Install

Get the latest updates as we post them — right on your browser

. Last Updated: 07/27/2016

U.S. Offers Russia Details On Lasers Shot Into Space




WASHINGTON -- The United States has proposed sharing with Russia information on lasers shot into space to avoid damaging or interfering with orbiting satellites, a White House official said.


Washington is floating the proposal after concerns expressed by Russian President Boris Yeltsin over the test firing in October of a high-powered U.S. military laser at an orbiting Air Force satellite.


In discussions with Russian officials in Washington last month, the United States suggested sharing data on laser tests to avoid unintended laser strikes on satellites and other objects in orbit, the official said.


The U.S. Space Command in Colorado currently alerts U.S. commercial satellite companies of planned laser tests to avoid interfering with their operations in space.


"The question was whether to expand it to Russian laser operations," the White House official, who asked not to be identified, said Friday.


According to the Washington Times, however, Pentagon critics of the proposal fear that sharing such information will clue the Russians to the vulnerabilities of U.S. communications and spy satellites.


Pentagon spokesmen were unavailable for comment, but the White House official said the proposal had the support of all government agencies, including the Pentagon.


"It's absolutely incorrect that it would include any sharing of sensitive data on U.S. communications or surveillance satellites," the official said. "This would not entail any violation of any U.S. national security restrictions."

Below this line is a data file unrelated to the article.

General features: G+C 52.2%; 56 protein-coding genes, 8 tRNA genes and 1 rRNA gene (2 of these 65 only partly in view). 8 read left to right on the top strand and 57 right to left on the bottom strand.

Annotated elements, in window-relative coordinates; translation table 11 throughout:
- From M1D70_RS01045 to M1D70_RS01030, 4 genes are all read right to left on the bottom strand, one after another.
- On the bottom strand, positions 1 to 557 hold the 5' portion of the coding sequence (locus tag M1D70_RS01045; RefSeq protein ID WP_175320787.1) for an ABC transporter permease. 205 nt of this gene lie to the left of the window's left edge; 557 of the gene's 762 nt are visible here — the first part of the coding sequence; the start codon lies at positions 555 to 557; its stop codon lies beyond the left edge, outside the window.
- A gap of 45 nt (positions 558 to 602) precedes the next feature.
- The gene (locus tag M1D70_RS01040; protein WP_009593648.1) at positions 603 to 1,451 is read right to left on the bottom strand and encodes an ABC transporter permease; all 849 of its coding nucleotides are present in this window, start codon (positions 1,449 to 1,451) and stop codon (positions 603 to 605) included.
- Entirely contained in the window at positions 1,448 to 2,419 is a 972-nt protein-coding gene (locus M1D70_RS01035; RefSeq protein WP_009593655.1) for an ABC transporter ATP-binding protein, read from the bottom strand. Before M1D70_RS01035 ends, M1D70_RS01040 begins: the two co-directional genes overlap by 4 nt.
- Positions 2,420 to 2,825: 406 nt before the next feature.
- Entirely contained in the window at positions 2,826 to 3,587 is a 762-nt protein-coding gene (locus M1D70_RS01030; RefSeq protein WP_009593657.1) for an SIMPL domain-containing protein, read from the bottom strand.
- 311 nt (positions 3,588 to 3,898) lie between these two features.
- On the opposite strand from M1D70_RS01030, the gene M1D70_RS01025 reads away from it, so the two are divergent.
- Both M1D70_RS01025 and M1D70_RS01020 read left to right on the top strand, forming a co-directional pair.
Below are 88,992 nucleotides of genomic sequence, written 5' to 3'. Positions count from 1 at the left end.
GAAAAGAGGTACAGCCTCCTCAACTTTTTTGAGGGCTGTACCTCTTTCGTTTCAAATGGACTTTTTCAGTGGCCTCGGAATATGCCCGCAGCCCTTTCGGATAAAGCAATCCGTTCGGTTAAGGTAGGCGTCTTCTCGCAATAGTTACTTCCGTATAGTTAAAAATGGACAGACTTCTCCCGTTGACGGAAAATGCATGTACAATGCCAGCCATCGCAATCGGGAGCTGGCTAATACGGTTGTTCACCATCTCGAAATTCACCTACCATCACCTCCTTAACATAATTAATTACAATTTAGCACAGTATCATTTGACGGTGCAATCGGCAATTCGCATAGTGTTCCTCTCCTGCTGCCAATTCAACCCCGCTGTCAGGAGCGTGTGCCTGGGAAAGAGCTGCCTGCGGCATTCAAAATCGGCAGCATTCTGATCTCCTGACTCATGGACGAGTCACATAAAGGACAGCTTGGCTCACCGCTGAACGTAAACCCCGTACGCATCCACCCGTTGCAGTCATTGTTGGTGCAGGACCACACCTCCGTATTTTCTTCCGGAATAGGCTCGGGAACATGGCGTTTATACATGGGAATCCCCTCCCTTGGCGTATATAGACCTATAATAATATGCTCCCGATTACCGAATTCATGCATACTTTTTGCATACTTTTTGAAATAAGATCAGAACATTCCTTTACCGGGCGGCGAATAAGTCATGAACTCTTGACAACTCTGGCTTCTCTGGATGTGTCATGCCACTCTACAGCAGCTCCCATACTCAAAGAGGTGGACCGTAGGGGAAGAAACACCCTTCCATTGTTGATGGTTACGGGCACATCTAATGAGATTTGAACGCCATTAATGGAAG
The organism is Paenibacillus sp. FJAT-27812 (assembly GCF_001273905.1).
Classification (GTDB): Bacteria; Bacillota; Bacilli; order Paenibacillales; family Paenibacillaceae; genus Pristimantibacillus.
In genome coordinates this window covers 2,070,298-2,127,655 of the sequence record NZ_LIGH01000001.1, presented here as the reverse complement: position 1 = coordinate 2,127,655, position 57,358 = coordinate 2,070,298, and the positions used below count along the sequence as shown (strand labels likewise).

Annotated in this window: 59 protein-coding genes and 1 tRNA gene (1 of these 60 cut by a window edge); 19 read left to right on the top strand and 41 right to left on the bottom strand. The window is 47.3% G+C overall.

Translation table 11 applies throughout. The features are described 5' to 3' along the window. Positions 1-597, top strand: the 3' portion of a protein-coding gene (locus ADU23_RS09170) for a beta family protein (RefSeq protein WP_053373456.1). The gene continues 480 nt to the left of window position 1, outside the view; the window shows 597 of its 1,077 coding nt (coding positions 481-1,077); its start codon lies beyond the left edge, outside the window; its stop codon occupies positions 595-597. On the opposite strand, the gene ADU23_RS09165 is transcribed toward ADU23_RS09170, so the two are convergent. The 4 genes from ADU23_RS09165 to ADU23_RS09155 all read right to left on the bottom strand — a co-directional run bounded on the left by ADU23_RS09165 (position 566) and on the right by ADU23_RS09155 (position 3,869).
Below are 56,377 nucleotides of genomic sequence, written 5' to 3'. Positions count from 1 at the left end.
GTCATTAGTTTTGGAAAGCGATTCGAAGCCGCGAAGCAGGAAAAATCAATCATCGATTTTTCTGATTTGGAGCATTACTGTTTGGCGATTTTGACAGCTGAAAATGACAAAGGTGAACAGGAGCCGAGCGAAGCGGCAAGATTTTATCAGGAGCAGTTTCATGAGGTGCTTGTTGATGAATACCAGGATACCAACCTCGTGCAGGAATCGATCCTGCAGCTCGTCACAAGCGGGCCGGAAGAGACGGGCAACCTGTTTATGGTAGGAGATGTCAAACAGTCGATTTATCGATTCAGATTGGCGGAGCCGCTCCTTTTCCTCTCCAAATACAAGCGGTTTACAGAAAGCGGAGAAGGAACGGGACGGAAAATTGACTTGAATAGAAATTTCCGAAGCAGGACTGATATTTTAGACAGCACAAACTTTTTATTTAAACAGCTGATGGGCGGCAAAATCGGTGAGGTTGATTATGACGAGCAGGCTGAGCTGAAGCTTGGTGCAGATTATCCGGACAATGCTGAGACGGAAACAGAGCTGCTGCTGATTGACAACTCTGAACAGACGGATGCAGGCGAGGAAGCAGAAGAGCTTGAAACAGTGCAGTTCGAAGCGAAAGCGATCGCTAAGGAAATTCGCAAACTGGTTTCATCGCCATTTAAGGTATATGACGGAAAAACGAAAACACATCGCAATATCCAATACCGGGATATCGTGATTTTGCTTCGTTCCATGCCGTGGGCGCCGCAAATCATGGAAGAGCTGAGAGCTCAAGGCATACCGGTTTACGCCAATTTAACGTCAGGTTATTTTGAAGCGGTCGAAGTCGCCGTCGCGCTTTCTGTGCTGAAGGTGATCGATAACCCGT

"When there's going to be a laser beam shot above the horizon, there would be an exchange of information about the planned shot so we could inform the Russians if this might conflict with any object currently in orbit," the official said.


"It does not involve giving the Russians any sensitive data about our satellites. Essentially, it's what we already do for commercial satellite operators," he added.


Russia, which has a large space program, is the only country to which the United States has proposed such an exchange of information on laser shots. The Russians have not formally responded to the U.S. proposal, the official said.


With the military and commerce increasingly dependent on satellites, their vulnerabilities have become of the focus of intensifying scrutiny by the U.S. military.


Between 20 and 30 countries are believed to have ground-based lasers capable of reaching space, according to U.S. officials.


A test Oct. 17 at the White Sands Missile Range in New Mexico showed surveillance satellites to test its vulnerabilities.